The government call cannabis a "significant public health issue"
People caught with cannabis twice could face an £80 on-the-spot fine, under government plans.
Ministers will consult on the proposals which would also see people arrested if caught in possession for a third time.
Cannabis is to be made a Class B drug again from January 2009, five years after it was downgraded to Class C.
The independent drugs advisory council recommended it should remain Class C. Ministers say they must take account of potential long-term effects on users.
Announcing the Penalty Notice for Disorder proposals, which would apply to England and Wales, the government said cannabis posed a "real risk" to users' health and stronger strains were now dominating the market which could increase mental health problems.
It said the new penalties were not aimed a "criminalising people unnecessarily" but would give police and the courts "a range of sanctions at their disposal so that the punishment is proportionate to the offence".
Tim Hollins, from the Association of Chief Police Officers (Acpo), said police would take a harder line when "cannabis use is repeated or there are aggravating circumstances locally".
Home Secretary Jacqui Smith said: "While cannabis has always been illegal, reclassifying it to a Class B drug reinforces our message to everyone that it is harmful and should not be taken."
"This is the next step towards toughening up our enforcement response to ensure that repeat offenders know that we are serious about tackling the danger that the drug poses to individuals."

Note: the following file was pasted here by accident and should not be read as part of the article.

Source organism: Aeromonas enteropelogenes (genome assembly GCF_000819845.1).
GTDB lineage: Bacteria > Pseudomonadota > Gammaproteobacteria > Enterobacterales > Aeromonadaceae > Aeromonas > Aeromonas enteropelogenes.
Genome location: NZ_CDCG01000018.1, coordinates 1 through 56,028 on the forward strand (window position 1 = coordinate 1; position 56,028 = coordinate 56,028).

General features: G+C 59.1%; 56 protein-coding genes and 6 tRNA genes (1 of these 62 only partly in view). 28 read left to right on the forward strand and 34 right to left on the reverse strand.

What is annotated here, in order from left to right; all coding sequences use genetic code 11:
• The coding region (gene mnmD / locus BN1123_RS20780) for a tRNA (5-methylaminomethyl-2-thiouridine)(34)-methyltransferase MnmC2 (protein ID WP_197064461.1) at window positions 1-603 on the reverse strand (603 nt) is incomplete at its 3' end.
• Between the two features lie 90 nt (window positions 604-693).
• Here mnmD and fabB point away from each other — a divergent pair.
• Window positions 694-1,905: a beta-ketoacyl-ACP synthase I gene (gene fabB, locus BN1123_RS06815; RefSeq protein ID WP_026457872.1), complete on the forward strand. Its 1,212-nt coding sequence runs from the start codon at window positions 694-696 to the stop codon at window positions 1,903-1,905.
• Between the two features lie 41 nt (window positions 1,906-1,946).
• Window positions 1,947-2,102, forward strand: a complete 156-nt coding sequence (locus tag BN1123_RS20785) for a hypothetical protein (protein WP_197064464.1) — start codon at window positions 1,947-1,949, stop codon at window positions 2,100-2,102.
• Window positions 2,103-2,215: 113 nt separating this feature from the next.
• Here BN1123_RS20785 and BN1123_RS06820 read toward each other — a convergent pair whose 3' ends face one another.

The government says it is responding to calls from the Acpo for a stronger approach to possession of cannabis.
Possession of a class C drug is treated largely as a non-arrestable offence. Making it a Class B drug means the maximum prison sentence for possession rises from two years to five years.
It is five years since the decision was taken to downgrade cannabis, with the aim at the time of freeing up police resources to concentrate on tackling hard drugs like heroin and cocaine.
Ministers say that since then concern has risen about the prevalence of stronger "skunk" varieties of cannabis which the government says now account for 80% of the cannabis seized on the streets.
The government accepted 20 of 21 recommendations from the Advisory Council on the Misuse of Drugs, which had said cannabis should remain a class C drug, arguing the risks were not as serious as those of class B substances, such as amphetamines and barbiturates.
It described cannabis as a "significant public health issue" and said the evidence suggested a "probable, but weak, causal link between psychotic illness, including schizophrenia, and cannabis use". But it said, in the population as a whole, it played only a "modest role" in the development of these conditions.
In its response to the ACMD report, the government said: "We do not reject the advisory council's advice on this specific issue lightly but it is the role of government to make decisions informed by all relevant factors and to take account of potential long-term impacts where the evidence is not conclusive at this time."
Lib Dem Home Affairs spokesman Chris Huhne has suggested that, if the government is to disregard the advice of the independent council, it should disband it in favour of an advisory council of "tabloid newspaper editors". The Conservatives have said the reclassification shows it was a mistake to downgrade it in the first place.
The ACMD is carrying out a review of the Class A drug ecstasy and has already met to consider whether it should be downgraded to Class B.